Speaker: Roy V. Sillitoe
Department: Jan and Dan Duncan Neuroloigcal Research Institute
Location: Erasmus MC Rotterdam
Author: Carolien Bastiaanssen
In neurological movement disorders such as ataxia, dystonia, and tremor the patient suffers from involuntary muscle contractions. Roy Sillitoe and his colleagues aim to answer question such as how do circuits in the brain form and what are the electrophysical consequences when the wiring up does not go according to plan? In order to gain more understanding in how circuits form and function they use the cerebellum as a model system. In this way they also hope to get more insight into disease like dystonia and maybe even develop a treatment.
Figure 1. Location of the cerebellum.
The cerebellum is a part of the brain that is located at the bottom of the brain (Figure 1). This region of the brain is involved in movement, it is responsible for coordination, fine-tuning and motor learning. The cerebellum may also be involved in other cognitive functions like speech but this is still subject of debate. One of the dominant cell types in the cerebellum are the Purkinje cells (Figure 2). These neurons have parallel and climbing fibers through which they receive input. One of the main regions of the brain that provides input to the cerebellum is the so called inferior olive. All these input signals are integrated and the output is send to the deep cerebellar nuclei. Purkinje cells have two types of action potentials: single and complex. In this way the Purkinje cells provide feedback for motor coordination.
Figure 2. Purkinje cell in the cerebellum.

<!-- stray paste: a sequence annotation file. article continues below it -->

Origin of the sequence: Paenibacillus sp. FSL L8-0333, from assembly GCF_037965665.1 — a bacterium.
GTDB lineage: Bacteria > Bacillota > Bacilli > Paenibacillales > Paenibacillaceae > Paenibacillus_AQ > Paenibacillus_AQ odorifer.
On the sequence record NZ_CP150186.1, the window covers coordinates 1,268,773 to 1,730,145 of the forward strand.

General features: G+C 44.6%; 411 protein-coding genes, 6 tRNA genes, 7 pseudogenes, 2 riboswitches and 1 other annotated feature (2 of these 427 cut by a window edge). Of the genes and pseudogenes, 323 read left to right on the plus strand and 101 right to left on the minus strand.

Researches often make mouse models of diseases. However, most of the mouse models that were based on human genetic studies did not display dystonic symptoms. Now Sillitoe and his colleagues work on a different mouse model and this model does show dystonic symptoms. It is known that cerebellar nuclei function is abnormal in dystonia and that dysfunction of Purkinje cells is linked to this disease. The type of abnormalities implicate that the inferior olive works as a trigger for dystonia. So Sillitoe and his colleagues asked themselves whether the inputs to the motor system could be at fault in dystonia. The inferior olive to cerebellum connection is a good candidate because it’s thought to control timing and/or error correction during movement and learning. This gave rise to the idea of using the inferior olive to cerebellum circuitry as an inroad for designing a more flexible model for understanding dystonia. The goal (or rather wish list) was to generate a genetic mouse model that exhibits dystonia and that is experimentally tractable for development, behavior, anatomy and physiology.
They started with the hypothesis that selectively silencing developing olivo-cerebellar synapses will cause circuit malformations that induce dystonia in mice. They could not just cut the entire olive because that would have severe consequences for the development of the mice. It is however difficult to target the inferior olive because its gene expression pattern overlaps with connected regions. They therefore chose to use a unique intersection of gene expression in the inferior olive (Ptf1a and Vglut2). This caused the inferior olivary neurons to release empty vesicles and thus no response is triggered. The mice indeed showed symptoms of dystonia and the mice were further studied by amongst others electromyography (EMG), measuring local field potential (LFP) and single-unit recordings.
The next step was to test how the mice could be treated. Sillitoe and his colleagues for example used deep brain stimulation (DBS) which is already used in the clinic to treat patients with Parkinson’s disease. It turned out that during DBS the mice were free of any symptoms but when after DBS the symptoms returned.
All in all it was an interesting talk by Roy Sillitoe but it was quite difficult to follow due to the speed with which he went through everything and because of the many medical terms that I am not familiar with. In the end however the basics were clear to me and the model they developed seems very promising.